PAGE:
During the past few months, a number of highly-respected CIOs have stepped into CDO (chief digital officer) roles, leading some to wonder about the implications for both positions. Do health systems need both titles? What is the reporting structure?
Those are just some of the questions.
And, as is often the case, it depends on the organization and the individual, according to Mark Hulse, who recently stepped into the CDO role at City of Hope. “If you’ve seen one CDO, you’ve seen one CDO.” At City of Hope, a comprehensive cancer center based in California, the primary objective in creating the CDO position was to bring IT, research informatics, and enterprise business intelligence “under one digital vertical.” And in doing so, help drive the organization’s groundbreaking oncology learning platform forward.
Recently, Hulse spoke with Kate Gamble, managing editor at healthsystemCIO.com, about the work his team is doing to drive transformation and leverage analytics to provide decision support and develop predictive models; the measures they’re taking to keep vulnerable patients safe during the pandemic; and how he hopes to keep the virtual health momentum going.
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- “Increasingly, data and analytics are going to be such an important part of what we do and what we offer,” which means leaders need to focus just as much as being a data and analytics company as being a clinical and research institute.
- By leveraging AI and machine learning, organizations are able to “surface patterns within the data that aren’t readily obvious with more traditional analytics techniques.”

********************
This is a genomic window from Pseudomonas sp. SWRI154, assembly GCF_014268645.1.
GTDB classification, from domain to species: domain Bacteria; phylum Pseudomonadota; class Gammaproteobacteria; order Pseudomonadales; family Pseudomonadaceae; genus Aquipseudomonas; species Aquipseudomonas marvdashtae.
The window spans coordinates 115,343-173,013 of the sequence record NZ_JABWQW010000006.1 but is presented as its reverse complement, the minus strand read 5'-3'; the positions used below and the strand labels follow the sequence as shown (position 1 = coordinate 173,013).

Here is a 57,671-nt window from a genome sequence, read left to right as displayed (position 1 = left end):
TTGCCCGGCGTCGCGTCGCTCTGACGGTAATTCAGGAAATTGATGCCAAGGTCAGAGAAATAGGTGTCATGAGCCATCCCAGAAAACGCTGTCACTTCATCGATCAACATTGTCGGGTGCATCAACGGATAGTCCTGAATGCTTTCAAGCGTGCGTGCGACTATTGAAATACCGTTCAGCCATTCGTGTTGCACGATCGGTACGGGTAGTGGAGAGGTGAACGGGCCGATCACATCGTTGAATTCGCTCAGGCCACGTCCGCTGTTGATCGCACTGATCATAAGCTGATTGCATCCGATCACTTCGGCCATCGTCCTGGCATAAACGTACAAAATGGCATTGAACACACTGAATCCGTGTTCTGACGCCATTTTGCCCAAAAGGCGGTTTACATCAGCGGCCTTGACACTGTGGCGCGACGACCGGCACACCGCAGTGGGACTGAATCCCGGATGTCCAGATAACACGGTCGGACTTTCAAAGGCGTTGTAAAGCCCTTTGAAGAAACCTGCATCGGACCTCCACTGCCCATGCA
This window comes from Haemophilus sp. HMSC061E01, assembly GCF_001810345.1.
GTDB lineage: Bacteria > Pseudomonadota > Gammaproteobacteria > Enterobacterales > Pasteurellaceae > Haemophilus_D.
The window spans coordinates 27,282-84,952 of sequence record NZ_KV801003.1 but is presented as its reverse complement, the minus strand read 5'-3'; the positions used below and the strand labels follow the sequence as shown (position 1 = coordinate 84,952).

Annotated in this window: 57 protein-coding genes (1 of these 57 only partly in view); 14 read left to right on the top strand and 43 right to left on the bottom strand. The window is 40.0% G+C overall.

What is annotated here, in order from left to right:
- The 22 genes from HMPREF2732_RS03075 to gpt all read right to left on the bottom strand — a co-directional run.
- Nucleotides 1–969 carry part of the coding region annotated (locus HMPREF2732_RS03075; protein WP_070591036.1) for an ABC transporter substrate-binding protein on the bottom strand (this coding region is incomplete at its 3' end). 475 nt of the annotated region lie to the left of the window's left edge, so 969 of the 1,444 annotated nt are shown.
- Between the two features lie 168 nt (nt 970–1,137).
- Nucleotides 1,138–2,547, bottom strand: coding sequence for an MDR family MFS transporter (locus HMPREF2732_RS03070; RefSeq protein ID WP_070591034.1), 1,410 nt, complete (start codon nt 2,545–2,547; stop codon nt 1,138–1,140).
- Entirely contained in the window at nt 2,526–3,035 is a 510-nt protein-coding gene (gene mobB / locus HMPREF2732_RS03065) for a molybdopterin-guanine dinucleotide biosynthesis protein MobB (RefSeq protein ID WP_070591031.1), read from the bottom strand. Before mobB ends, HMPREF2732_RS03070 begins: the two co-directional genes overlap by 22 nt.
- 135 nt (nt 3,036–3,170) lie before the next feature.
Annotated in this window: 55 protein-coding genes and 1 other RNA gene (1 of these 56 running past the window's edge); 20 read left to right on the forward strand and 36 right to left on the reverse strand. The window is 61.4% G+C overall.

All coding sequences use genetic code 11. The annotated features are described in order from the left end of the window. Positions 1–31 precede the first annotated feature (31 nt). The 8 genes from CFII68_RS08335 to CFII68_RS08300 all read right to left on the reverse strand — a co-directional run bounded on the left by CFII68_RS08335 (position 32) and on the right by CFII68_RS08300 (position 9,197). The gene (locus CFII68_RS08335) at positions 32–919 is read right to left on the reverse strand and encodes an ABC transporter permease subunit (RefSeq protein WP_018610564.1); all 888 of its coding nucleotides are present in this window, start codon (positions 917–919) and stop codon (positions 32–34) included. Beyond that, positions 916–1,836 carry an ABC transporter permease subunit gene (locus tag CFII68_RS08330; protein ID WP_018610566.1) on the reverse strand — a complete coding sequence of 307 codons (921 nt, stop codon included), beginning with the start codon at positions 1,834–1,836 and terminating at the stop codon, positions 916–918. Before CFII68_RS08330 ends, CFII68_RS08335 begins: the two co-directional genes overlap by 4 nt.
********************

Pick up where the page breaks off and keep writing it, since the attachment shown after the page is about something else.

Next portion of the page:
- Of the three major components that comprise the oncology learning platform, real-world action is the most critical, said Hulse. “Discovering evidence within the data doesn’t make a whole lot of difference unless you can really influence decision-making at the point of care.”
- City of Hope has developed a number of predictive models, including one that can detect moderate or high-risk sepsis in bone marrow transplant patients by extracting data out of Epic.
- It’s not just about clinical data. When clinicians have all of the pertinent information about a patient, it can foster discussions about key areas such as end-of-life care.
Q&A with Mark Hulse, Chief Digital Officer, City of Hope
Gamble: Let’s start with a brief overview of City of Hope. Can you give some high-level information about the organization?
Hulse: Sure. City of Hope is an NCI (National Cancer Institute) designated comprehensive cancer center. We have 51 centers nationally. Our main campus is located in Los Angeles County, just north of downtown Los Angeles. Over the years we’ve expanded to more than 35 sites throughout Southern California. We’re currently building a new cancer center in Orange County that will be opening next year, as well as a new hospital. So we’ve definitely been in expansion mode.
Clinically, we’re a national leader in blood cancers in particular, including bone marrow and stem cell transplants. We’re also leading in emerging treatments such as CAR-T cell therapy, a type of immunotherapy that’s showing a tremendous amount of promise for some difficult-to-treat cancers.